The practice of burying wooden boats alongside the tombs of Egyptian royals began in the Early Dynastic Period, just after the reunification of upper and lower Egypt around 3100 B.C. Egyptologists still debate the exact significance of the boat burials. Some believe the vessels were intended as barges to carry the deceased ruler down the mighty Nile River to the afterlife. Alternatively, the boats could have been intended to provide transportation through the unknown waters of the underworld. In any case, they clearly played a crucial role in the elaborate rituals surrounding royal funerals in ancient Egypt. Some pharaohs during the Old Kingdom (Third to Sixth Dynasties) even had several boats buried alongside them as part of their pyramid complexes.
In most cases, unfortunately, not much has survived of these wooden funerary boats. Either they were dismantled back in ancient times, and the pits where they were buried were found empty, or they disintegrated, leaving the pits full of brown dust. One notable exception was found back in 1954 in the Great Pyramid built for the Fourth-Dynasty pharaoh Khufu in Giza. That vessel, which had been buried in pieces, was painstakingly reconstructed and put on display in all of its 144-foot-long glory.
Now, another funerary boat discovered buried in the sand near the Abusir necropolis is giving archaeologists hope that more such vessels may lie waiting to be found. During an excavation in 2015, a team from the Czech Institute of Egyptology uncovered the boat some 12 meters (39 feet) south of a large mastaba built of mud bricks. Despite the distance, they clearly linked the boat to the tomb due to the boat’s orientation and the pottery found inside it. Both date to around 2550 B.C., at the very end of the Third or the beginning of Fourth Dynasty.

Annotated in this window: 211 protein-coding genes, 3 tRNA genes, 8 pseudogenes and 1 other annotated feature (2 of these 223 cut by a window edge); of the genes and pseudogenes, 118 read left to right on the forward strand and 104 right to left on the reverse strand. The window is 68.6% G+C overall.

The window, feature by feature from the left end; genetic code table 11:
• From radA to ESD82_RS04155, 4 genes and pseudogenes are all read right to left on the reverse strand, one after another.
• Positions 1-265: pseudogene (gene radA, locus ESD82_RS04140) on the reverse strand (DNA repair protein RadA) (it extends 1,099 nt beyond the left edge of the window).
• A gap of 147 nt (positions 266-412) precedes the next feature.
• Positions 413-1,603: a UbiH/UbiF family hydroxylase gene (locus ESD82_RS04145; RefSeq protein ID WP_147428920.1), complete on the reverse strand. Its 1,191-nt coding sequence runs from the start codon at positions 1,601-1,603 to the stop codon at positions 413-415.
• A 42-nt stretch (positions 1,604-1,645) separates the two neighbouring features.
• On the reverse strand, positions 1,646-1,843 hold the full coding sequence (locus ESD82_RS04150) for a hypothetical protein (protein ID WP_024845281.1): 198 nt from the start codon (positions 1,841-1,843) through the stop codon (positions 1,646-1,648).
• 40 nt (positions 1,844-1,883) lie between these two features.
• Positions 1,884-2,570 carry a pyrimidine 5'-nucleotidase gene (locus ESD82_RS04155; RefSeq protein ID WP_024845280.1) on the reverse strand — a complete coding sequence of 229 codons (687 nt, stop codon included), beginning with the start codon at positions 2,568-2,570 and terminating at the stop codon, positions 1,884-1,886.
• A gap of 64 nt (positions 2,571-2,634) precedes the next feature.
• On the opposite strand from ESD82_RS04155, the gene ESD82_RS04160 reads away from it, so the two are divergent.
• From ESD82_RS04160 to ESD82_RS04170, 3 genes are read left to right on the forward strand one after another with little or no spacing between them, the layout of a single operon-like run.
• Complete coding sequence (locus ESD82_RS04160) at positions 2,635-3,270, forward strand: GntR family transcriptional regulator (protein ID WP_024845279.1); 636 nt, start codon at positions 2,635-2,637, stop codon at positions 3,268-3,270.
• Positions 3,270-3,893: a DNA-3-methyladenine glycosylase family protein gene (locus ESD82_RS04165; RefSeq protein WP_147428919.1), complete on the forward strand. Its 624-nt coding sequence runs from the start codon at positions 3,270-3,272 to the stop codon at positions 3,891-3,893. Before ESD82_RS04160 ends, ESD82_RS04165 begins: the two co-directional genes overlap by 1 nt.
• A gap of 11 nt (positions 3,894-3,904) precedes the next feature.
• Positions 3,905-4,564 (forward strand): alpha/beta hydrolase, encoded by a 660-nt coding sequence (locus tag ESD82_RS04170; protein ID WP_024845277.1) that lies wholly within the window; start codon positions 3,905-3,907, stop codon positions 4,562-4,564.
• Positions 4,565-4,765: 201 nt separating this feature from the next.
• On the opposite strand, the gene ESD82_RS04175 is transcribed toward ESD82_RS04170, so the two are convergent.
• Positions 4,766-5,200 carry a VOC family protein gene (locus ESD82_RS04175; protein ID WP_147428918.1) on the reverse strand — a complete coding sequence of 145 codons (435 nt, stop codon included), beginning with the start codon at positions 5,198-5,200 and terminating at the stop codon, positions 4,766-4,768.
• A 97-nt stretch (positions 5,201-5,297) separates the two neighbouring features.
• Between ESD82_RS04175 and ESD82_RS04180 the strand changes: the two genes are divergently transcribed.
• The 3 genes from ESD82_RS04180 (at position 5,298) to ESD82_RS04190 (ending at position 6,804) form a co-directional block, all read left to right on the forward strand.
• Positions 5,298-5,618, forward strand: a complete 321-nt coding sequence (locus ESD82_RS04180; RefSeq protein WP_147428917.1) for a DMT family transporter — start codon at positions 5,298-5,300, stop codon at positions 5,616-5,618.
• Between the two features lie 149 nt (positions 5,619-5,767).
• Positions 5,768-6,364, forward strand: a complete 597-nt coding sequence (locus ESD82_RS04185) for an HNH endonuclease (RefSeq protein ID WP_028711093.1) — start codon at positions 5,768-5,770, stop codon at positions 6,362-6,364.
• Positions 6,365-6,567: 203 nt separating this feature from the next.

Measuring some 62 feet long and made of wooden planks, the boat remains in surprisingly good condition after spending several millennia buried in sand. The wooden pegs holding the planks together can still be seen in their original positions, and even the battens covering the planking seams (made of plant fibers) survive, along with some of the ropes holding the boat together.
The funerary boat, and the tomb itself, does not appear to be linked to a pharaoh or other member of a royal family, as they were not buried close enough to a royal pyramid. Still, the tomb’s impressive size suggests the person buried within was a member of Egypt’s elite, with a significant connection to the reigning pharaoh. Though a stone bowl found in the tomb bears the name of King Huni, of the Third Dynasty, the identity of the tomb’s occupant remains unknown, due to the badly preserved state of the chapel area. (Interestingly, the oldest Egyptian funerary boat known to survive—a 20-foot-long vessel discovered at Abu Rawash cemetery back in 2012 and dating to around 2950 B.C.—also housed a non-royal, a high-ranking official during the First Dynasty.)
As Dr. Miroslav Barta, director of the Abusir expedition, notes in a press release: “[T]his is a highly unusual discovery since boats of such a size and construction were, during this period, reserved solely for top members of the society, who usually belonged to the royal family. This suggests the potential for additional discoveries during the next spring season.” The relatively well-preserved condition of the funerary boat found near Abusir also makes the find a particularly valuable one for Egyptologists, who will be able to see at close range how such boats were constructed. In 2016, the Czech team will join experts from the Institute of Nautical Archaeology (INA) at Texas A&M University in studying the techniques used to build the boat’s hull.